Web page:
Sunday, December 09, 2018

CD Review: Josh Sinton Predicate Trio - making bones, taking draughts, bearing unstable millstones pridefully, idiotically, prosaically

Josh Sinton's Predicate Trio
making bones, taking draughts, bearing unstable millstones pridefully, idiotically, prosaically

Josh Sinton just came to Pittsburgh recently, as part of Adam Hopkins' Crickets project. Like everyone else in that band, he has a number of his own musical irons in the fire. Earlier this year he released Krasa, an album of vicious solos on an amplified contra-bass clarinet. He has also lead Ideal Bread, the quartet that plays the music of Steve Lacy. The hook, so to speak, with that band is that no one plays Lacy's instrument, the soprano saxophone. Sinton plays baritone, as well as bass clarinet. Both are utilized on this session, recorded with cellist Christopher Hoffman (also a member of Henry Threadgill's groups) and drummer Tom Rainey.

The album has an open feeling while it simultaneously maintains a strong sense of direction. This happens in "Bell-ell-ell-ell-ells." Rainey charts a loose course underneath Sinton's ruminations which initially have a tonal quality that feels like a ballad. For a brief moment he delivers some upper register notes that sound like a trumpet. Hoffman enters and Sinton steps back to give him room, only to reemerge mid-way through the nine-minute track with a riff that sounds like a theme. As it turns out, it functions more as a cue that leads to more interesting transitions.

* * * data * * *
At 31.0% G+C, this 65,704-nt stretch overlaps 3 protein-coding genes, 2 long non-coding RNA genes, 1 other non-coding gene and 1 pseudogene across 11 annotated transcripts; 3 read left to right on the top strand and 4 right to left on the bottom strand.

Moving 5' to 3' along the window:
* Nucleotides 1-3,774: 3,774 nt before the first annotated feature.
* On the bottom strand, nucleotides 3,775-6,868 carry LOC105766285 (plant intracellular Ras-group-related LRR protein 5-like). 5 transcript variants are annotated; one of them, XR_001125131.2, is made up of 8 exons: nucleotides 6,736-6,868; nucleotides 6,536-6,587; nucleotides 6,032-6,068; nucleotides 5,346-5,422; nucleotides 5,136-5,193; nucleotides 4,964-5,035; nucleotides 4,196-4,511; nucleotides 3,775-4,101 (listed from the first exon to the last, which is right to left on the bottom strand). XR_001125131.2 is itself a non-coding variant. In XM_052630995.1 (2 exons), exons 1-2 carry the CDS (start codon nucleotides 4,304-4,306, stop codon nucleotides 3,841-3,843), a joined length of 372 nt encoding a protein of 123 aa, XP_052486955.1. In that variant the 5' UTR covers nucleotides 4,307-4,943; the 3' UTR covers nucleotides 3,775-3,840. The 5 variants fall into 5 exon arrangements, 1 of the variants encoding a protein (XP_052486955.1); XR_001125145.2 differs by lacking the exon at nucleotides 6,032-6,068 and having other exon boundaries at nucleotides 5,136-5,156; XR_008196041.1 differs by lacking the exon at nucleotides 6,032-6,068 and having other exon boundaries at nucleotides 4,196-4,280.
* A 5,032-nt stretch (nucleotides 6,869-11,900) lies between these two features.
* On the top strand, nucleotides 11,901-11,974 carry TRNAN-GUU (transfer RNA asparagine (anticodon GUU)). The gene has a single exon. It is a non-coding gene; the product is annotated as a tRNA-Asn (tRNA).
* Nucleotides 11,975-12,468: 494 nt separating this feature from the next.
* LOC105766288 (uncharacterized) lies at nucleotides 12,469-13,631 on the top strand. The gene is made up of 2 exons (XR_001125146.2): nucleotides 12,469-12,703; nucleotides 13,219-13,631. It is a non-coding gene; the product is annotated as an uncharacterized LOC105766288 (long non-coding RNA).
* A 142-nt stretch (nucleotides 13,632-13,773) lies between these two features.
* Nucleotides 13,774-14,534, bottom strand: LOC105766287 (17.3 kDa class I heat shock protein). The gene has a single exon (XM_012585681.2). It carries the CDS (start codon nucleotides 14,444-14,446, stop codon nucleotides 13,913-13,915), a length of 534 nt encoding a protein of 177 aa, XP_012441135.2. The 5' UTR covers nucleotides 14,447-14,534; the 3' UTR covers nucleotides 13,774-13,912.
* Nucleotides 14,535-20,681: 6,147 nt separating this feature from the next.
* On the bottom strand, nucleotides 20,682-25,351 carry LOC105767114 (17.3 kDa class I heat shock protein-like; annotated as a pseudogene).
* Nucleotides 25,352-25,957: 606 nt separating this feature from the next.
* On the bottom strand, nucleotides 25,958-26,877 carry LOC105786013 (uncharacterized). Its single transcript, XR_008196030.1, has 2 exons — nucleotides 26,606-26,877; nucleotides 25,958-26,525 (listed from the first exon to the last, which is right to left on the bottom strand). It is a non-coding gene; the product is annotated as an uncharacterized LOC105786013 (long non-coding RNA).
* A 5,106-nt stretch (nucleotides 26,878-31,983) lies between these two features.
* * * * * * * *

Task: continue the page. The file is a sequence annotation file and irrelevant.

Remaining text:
Sinton has written music for dance and theater and that experience can be felt in the thoughtful "A Dance." Hoffman begins playing plucked cello, crisply getting harmonics to ring in a few spots. When the trio comes together, the cellist alternates between bowing and plucking. Their work nods to Julius Hemphill's trio with cellist Abdul Wadud, but the subdued, probing quality of the work evokes a looser version of Chico Hamilton's early groups. They work in a freer direction without leaving the melodic framework behind.

With the next track,"Blockblockblock," they shift gears. Sinton and Hoffman volley some stop-start blasts between baritone and cello. The action continues into "Unreliable Mirrors," this time with bass clarinet. Again, freedom kicks it off, and the trio presents some fine reasons that this style. With that in mind, the session also includes a couple spontaneous improvs. Rainey, who has recorded numerous albums on his own and with people like Tim Berne and Ingrid Laubrock, plays all over his kit and always seems to have the perfect accents to help the group take flight.

The album's mouthful of a title came about when Sinton created an anagram with the titles of the nine tracks. It shows a devotion to his work that reverberates after the album is done, leaving these inventive performances in mind.

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